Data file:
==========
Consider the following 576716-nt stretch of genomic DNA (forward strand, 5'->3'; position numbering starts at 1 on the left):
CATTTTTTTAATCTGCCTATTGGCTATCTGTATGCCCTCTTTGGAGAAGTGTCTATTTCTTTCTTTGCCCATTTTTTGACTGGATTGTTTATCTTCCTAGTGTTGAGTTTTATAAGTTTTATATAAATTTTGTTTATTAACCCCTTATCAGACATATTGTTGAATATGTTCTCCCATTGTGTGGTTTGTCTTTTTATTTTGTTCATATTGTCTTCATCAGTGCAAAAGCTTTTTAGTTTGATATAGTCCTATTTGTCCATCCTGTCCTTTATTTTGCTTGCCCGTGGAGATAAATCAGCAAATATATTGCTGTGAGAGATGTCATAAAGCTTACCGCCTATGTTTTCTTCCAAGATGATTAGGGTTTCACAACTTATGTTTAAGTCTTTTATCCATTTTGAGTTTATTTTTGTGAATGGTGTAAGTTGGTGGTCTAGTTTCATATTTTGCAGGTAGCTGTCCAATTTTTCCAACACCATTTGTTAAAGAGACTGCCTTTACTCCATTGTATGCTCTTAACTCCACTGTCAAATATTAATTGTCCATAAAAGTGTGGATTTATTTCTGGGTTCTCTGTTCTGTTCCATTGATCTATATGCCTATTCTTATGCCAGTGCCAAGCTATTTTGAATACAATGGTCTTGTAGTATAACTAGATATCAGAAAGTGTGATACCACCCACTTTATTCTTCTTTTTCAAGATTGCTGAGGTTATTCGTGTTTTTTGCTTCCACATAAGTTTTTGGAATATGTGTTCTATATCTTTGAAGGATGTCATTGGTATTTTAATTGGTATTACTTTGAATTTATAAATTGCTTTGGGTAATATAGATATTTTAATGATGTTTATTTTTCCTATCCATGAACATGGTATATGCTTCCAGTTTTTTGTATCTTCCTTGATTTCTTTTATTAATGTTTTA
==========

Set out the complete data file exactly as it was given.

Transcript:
Consider the following 576716-nt stretch of genomic DNA (forward strand, 5'->3'; position numbering starts at 1 on the left):
CATTTTTTTAATCTGCCTATTGGCTATCTGTATGCCCTCTTTGGAGAAGTGTCTATTTCTTTCTTTGCCCATTTTTTGACTGGATTGTTTATCTTCCTAGTGTTGAGTTTTATAAGTTTTATATAAATTTTGTTTATTAACCCCTTATCAGACATATTGTTGAATATGTTCTCCCATTGTGTGGTTTGTCTTTTTATTTTGTTCATATTGTCTTCATCAGTGCAAAAGCTTTTTAGTTTGATATAGTCCTATTTGTCCATCCTGTCCTTTATTTTGCTTGCCCGTGGAGATAAATCAGCAAATATATTGCTGTGAGAGATGTCATAAAGCTTACCGCCTATGTTTTCTTCCAAGATGATTAGGGTTTCACAACTTATGTTTAAGTCTTTTATCCATTTTGAGTTTATTTTTGTGAATGGTGTAAGTTGGTGGTCTAGTTTCATATTTTGCAGGTAGCTGTCCAATTTTTCCAACACCATTTGTTAAAGAGACTGCCTTTACTCCATTGTATGCTCTTAACTCCACTGTCAAATATTAATTGTCCATAAAAGTGTGGATTTATTTCTGGGTTCTCTGTTCTGTTCCATTGATCTATATGCCTATTCTTATGCCAGTGCCAAGCTATTTTGAATACAATGGTCTTGTAGTATAACTAGATATCAGAAAGTGTGATACCACCCACTTTATTCTTCTTTTTCAAGATTGCTGAGGTTATTCGTGTTTTTTGCTTCCACATAAGTTTTTGGAATATGTGTTCTATATCTTTGAAGGATGTCATTGGTATTTTAATTGGTATTACTTTGAATTTATAAATTGCTTTGGGTAATATAGATATTTTAATGATGTTTATTTTTCCTATCCATGAACATGGTATATGCTTCCAGTTTTTTGTATCTTCCTTGATTTCTTTTATTAATGTTTTA